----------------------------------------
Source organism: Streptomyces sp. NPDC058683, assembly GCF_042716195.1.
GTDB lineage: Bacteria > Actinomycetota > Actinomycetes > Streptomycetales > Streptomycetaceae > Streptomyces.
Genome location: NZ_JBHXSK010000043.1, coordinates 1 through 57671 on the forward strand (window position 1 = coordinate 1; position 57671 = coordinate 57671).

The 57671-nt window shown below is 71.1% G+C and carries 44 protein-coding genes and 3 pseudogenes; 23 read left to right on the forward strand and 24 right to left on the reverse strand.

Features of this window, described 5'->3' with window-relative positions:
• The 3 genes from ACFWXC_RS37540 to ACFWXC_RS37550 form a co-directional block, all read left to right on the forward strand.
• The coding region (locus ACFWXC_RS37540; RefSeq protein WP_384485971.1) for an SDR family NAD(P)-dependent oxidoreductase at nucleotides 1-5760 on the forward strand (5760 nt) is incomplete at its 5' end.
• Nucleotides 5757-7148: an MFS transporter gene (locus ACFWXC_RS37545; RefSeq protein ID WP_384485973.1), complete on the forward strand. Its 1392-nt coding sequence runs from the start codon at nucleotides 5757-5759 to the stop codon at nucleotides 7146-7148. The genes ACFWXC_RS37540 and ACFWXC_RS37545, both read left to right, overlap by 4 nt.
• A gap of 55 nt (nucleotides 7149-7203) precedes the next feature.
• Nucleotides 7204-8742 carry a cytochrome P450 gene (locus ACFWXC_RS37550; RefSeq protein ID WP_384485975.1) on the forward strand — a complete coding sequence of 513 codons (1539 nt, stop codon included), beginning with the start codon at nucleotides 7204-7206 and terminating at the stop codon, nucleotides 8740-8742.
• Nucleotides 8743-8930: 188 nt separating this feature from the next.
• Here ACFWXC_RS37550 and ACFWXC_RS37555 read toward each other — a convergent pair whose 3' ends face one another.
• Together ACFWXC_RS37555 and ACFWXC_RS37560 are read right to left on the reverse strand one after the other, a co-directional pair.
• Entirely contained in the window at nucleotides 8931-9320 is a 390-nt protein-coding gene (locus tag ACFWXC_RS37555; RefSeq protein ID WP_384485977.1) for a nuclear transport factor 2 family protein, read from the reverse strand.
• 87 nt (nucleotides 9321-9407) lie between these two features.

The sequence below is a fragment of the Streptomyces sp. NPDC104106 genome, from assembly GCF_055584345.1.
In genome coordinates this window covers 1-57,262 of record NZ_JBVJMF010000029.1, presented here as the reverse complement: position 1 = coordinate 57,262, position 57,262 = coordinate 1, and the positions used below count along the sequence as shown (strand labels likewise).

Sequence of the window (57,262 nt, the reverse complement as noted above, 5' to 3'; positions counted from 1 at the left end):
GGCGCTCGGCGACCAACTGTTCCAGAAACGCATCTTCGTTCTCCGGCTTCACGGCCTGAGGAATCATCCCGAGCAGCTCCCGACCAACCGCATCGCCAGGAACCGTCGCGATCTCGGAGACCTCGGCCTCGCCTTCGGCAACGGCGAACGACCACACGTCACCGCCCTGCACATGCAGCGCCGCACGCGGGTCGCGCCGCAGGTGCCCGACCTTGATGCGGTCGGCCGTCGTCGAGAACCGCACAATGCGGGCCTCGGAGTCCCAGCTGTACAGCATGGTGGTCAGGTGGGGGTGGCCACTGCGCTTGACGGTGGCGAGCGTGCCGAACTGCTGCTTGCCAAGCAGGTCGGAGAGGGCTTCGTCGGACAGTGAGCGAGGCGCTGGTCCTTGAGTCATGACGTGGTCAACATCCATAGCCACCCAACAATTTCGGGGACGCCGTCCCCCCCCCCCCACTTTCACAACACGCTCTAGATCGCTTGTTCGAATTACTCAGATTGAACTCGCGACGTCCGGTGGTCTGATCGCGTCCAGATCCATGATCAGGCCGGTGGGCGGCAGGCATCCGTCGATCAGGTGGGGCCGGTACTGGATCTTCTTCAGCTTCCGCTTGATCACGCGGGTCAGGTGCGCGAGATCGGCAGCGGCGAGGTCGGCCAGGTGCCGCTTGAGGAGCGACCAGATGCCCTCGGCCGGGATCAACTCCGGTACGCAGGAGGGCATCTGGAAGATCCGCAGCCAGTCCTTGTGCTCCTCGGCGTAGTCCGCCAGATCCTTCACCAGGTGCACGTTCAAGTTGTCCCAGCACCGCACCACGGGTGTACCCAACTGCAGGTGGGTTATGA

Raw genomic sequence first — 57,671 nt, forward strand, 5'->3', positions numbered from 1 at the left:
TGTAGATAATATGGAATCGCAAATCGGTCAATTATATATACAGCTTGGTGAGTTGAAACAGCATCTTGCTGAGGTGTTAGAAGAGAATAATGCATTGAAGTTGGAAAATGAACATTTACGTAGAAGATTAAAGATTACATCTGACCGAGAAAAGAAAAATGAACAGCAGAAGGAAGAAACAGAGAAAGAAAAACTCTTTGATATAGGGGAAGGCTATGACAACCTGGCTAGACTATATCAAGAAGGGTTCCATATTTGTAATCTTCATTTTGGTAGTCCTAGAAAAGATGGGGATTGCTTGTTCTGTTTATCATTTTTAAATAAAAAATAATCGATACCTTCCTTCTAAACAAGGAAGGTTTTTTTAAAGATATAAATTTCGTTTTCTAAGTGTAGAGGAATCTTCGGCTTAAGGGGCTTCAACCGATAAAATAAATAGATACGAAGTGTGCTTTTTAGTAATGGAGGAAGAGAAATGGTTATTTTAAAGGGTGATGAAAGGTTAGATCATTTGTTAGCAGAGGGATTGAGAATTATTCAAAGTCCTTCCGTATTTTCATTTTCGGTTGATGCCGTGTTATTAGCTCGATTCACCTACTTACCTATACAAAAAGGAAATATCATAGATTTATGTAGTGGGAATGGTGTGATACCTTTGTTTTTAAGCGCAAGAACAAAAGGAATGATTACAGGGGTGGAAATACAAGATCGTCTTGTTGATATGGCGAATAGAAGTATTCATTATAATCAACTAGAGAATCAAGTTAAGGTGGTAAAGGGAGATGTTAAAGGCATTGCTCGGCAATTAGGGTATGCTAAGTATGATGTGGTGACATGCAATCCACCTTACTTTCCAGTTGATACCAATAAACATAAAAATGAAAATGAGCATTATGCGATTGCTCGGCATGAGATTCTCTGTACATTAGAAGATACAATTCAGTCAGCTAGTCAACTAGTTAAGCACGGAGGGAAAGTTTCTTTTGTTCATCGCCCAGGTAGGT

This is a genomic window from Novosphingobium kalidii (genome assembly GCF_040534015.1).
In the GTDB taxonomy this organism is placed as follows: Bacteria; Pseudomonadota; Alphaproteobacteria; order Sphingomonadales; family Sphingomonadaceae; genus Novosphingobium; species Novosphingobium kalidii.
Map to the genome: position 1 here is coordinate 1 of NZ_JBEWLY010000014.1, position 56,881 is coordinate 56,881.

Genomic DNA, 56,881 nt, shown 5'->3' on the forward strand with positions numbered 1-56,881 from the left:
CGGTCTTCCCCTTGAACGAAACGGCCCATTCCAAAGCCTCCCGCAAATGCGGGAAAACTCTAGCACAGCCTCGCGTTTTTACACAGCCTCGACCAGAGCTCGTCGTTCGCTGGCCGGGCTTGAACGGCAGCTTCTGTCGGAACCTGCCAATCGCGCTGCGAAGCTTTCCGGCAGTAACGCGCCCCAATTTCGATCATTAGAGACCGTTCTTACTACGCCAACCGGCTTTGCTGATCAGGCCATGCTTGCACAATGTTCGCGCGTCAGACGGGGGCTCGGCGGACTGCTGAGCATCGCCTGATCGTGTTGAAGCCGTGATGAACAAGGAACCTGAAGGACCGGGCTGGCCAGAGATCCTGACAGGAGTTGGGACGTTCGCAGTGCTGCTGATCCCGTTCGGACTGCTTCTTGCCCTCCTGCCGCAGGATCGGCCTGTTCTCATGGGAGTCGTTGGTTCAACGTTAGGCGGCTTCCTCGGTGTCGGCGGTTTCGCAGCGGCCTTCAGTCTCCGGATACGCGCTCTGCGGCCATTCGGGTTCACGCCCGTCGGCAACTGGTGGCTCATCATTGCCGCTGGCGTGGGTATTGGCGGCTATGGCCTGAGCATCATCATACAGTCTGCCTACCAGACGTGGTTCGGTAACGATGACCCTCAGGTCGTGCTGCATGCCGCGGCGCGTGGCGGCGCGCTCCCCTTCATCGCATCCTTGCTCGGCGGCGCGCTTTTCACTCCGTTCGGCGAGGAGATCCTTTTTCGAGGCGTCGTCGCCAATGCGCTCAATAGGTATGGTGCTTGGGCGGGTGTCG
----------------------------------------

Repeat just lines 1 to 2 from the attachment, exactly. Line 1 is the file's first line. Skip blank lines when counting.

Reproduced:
Source organism: Streptomyces sp. NPDC058683, assembly GCF_042716195.1.
GTDB lineage: Bacteria > Actinomycetota > Actinomycetes > Streptomycetales > Streptomycetaceae > Streptomyces.